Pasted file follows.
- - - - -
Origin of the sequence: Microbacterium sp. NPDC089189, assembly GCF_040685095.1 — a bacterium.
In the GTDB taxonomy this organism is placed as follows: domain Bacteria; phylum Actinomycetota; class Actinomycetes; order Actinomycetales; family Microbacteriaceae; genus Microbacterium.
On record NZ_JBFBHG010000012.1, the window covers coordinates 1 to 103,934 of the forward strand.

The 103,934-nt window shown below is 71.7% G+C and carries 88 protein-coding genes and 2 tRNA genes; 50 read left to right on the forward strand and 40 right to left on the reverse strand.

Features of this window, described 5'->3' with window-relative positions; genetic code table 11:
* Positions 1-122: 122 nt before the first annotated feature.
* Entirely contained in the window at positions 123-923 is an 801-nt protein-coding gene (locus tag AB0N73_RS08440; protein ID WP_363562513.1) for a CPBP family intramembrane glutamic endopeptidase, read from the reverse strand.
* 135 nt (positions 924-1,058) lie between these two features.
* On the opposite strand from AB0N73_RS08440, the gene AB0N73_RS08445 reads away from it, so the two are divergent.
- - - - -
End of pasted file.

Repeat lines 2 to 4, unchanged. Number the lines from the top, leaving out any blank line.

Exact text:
In the GTDB taxonomy this organism is placed as follows: domain Bacteria; phylum Actinomycetota; class Actinomycetes; order Actinomycetales; family Microbacteriaceae; genus Microbacterium.
On record NZ_JBFBHG010000012.1, the window covers coordinates 1 to 103,934 of the forward strand.

The 103,934-nt window shown below is 71.7% G+C and carries 88 protein-coding genes and 2 tRNA genes; 50 read left to right on the forward strand and 40 right to left on the reverse strand.